The male has pinkish-brown fringing to the wings whereas the female has greenish-white fringing. The female is also a slightly duller green than the male. The ‘prasinana’ part of the scientific name means leek green. This is likely to refer to the caterpillar stage as that too is a vibrant green but, at last, there is a moth that seems to have been named after its most obvious feature! Only one into the moth box but exciting to see.
As bright and unique as the Green Silver-lines is, the two new pugs are a completely different story. They both look very similar. Whilst the Currant Pug visits garden and allotments (anywhere where there are currant bushes), the White-spotted Pug, as well as visiting hedges and verges, tends to favour the wetter habitats such as river banks and fens. The Currant Pug is the more common. The larvae feed on Wild Hop, blackcurrants and redcurrants. We had a fantastic crop of redcurrants this year so the bushes are strong and healthy. Perhaps they attracted this moth into the garden this year. In fact there were four records this month having never had any before. Meanwhile, the White-spotted Pug larvae feed on Elder flowers in July and there are plenty of those in and around the garden. As the summer progresses and the umbellifers come into flower, it favours Wild Angelica.
As with most pugs, telling the them apart is quite difficult. The below photos show the differences but look for three or more white marks along the outer edge of the hindwings on the White-spotted Pug compared to a cream spot (often a double spot) in the corner of the bottom corner of the forewings on the Currant Pug. The scientific name for the White-spotted points the difference out, tripunctaria meaning three (tri-) and a spot (punctum-) so ‘three spots’.
White-spotted Pug (Eupithecia tripunctaria)
Currant Pug (Eupithecia assimilata)
Hunt the hook-tip
A Pebble Hook-tip entered the moth box overnight on the 25th May. When checking the egg boxes, it flew to the floor onto the decking. Beech leaves had recently blown onto the decking (sweeping up had not been priority that week!) and I had great difficulty actually spotting where it had gone. It merged seamlessly alongside the dead beech leaves.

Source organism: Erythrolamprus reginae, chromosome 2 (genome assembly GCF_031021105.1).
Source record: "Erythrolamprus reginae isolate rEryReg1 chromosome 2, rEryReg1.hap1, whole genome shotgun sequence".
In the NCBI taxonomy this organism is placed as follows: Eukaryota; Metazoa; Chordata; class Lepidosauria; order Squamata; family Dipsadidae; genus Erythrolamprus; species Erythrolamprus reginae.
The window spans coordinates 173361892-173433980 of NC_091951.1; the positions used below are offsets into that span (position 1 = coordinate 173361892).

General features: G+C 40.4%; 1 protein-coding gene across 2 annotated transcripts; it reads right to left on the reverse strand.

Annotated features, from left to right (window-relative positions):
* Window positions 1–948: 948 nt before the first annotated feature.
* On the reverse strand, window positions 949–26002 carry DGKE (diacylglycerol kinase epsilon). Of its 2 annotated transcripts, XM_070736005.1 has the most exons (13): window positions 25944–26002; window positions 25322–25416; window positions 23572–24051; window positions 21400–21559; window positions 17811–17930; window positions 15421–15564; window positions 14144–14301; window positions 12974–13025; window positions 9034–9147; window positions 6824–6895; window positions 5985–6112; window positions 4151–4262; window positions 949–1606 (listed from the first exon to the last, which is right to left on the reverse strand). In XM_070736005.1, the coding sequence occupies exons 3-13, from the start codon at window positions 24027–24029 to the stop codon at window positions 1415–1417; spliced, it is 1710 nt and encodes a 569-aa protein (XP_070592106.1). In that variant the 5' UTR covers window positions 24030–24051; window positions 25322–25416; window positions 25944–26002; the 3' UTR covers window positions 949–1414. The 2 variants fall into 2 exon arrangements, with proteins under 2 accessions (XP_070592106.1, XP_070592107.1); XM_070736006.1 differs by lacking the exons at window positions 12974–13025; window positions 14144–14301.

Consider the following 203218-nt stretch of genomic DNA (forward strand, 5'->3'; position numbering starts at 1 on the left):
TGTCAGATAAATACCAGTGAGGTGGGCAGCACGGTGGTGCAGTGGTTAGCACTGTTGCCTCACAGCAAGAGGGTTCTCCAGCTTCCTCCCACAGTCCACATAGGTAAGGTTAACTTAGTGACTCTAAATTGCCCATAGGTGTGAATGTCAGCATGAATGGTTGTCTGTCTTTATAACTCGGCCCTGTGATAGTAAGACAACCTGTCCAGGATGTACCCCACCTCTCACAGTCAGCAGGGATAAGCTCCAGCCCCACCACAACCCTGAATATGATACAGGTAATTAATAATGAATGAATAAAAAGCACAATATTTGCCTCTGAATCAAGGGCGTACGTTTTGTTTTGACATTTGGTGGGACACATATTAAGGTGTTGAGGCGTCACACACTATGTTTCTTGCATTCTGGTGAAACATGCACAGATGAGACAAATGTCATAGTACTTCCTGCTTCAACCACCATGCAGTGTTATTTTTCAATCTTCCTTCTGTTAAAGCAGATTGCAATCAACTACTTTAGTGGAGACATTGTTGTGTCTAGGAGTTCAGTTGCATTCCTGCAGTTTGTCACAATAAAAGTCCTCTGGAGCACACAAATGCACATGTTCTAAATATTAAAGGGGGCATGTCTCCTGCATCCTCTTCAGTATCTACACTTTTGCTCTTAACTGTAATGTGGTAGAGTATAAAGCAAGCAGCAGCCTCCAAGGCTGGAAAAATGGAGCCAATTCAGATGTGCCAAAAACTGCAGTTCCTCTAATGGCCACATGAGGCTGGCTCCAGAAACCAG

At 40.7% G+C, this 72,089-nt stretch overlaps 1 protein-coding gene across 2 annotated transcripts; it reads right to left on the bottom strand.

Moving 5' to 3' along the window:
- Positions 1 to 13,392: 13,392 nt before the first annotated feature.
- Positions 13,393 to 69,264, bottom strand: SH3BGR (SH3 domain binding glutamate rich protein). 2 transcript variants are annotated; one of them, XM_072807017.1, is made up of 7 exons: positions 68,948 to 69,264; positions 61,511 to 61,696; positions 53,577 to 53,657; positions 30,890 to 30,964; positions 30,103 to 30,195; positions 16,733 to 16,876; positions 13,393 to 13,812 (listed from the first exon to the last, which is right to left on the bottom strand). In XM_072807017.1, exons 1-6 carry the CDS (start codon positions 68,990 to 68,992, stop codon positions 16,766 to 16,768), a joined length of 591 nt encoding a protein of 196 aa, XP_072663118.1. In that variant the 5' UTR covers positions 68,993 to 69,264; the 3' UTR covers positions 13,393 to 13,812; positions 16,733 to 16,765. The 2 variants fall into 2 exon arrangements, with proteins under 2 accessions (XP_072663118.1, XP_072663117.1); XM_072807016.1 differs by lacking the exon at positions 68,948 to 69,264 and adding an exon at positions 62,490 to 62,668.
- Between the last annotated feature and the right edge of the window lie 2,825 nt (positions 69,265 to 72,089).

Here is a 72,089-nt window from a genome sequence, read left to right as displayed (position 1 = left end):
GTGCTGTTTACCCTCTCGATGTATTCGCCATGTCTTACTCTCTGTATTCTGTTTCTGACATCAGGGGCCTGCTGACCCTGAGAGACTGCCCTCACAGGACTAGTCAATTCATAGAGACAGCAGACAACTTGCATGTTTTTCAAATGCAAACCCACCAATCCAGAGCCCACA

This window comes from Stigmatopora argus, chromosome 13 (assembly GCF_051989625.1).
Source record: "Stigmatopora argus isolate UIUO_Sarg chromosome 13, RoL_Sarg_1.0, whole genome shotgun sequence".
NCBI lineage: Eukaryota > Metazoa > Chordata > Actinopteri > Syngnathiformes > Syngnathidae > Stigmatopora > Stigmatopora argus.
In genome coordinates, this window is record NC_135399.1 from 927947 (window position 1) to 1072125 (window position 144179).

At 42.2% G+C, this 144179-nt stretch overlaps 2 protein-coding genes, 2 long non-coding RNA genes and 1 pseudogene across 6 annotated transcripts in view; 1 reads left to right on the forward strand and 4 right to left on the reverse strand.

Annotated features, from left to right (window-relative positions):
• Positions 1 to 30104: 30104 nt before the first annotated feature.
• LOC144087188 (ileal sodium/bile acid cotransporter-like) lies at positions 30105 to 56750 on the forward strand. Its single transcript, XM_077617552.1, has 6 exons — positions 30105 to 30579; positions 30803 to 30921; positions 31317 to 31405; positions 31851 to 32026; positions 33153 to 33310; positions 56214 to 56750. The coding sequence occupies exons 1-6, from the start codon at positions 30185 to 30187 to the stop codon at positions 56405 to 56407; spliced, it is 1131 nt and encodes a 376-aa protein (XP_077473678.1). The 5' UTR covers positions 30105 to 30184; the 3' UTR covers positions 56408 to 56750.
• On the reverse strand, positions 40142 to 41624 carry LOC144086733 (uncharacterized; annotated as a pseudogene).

Common throughout Britain, the larvae feed on mainly birches. The adult only comes to the light in low numbers so this was nice to see.
Pebble Hook-tip (Drepana falcataria)
Meanwhile, a Scorched Wing also made a break for freedom and nestled amongst some scaffolding planks. The scientific name Plagodis dolabraria means slanting shape (plagodis) and pickaxe (dolabraria). The pickaxe part puzzled entomologists for many years however; the main consensus is now that the pickaxe refers to the shape of the wings of the moth rather than relating to any pattern. It needs quite a bit of imagination! To me the common name describes it best….scorched. It’s as if someone put a blow-torch on it or it flew too near to a naked flame. It looks just like singed wood.
Scorched Wing (Plagodis dolabraria)
The Scorched Wing is found throughout Britain but is more common in the south. The male comes frequently to light and curls up his abdomen when at rest. The moth can’t be mistaken for any other.
The Pebble Hook-tip and the Scorched Wing were both potted up and released that night at the bottom of the garden.
Poplars and Ys
Poplar Hawk-moths are always exciting to see. Large and chunky, these are spectacular moths even though they’re a little on the dull grey side. I always think that they look a bit dusty. Sometimes they have a pinky violent tinge to them but most of the time they range from a browny grey to grey.
This month saw nineteen enter the moth box. This wasn’t a bad haul considering the first one didn’t appear until 27th May. Two nights later there were seventeen in the box. They usually come after midnight so often slip in unnoticed once I’ve left the box running for the night.
The Poplar Hawk-moth is the commonest of all the hawk-moths. Like the Scorched Wing, it curls up its abdomen when at rest. Unusually for moths, it pulls the forewings back over the hind wings so the hindwings appear at the front. Very confusing! Not surprisingly the larvae feed on poplar. They also have furry ping-pong-ball-like heads.
Beating the Poplar hands down was the Silver Y. It was everywhere this month. An immigrant to Britain, the Silver Y can turn up in their thousands. There were large numbers being reported on the Yorkshire coast and elsewhere throughout Britain. I’m not sure that they beat any records this year but certainly there were more than I have ever seen before. They fly both day and night so not only were they dropping into the moth box at night, they were visiting the garden flowers during the day.
This means that I’ve very much under-recorded them here as I’ve only included the sixty-four that entered the moth box. Here’s a brief video of a Silver Y feeding on nectar during the day. It’s a bit tatty, having lost some of its scales but the silver ‘Y’ marking on the wings can be seen clearly.
What’s in the box? May 2018 stats (totally unscientific!)
Number of sessions – 7
Average length of sessions – All Night (9pm until collection at 4am)
Total number of moths – 354
Most common moth – Silver Y (64)
Second common moth – Hebrew Character (30) down from last month’s number one spot
Best newcomer – Green Silver-lines
Best night – 29th May (so misty it was like standing in a cloud) with 140 moths of 26 species
Moth of the month – Nut-tree Tussock for giving me a cheeky wave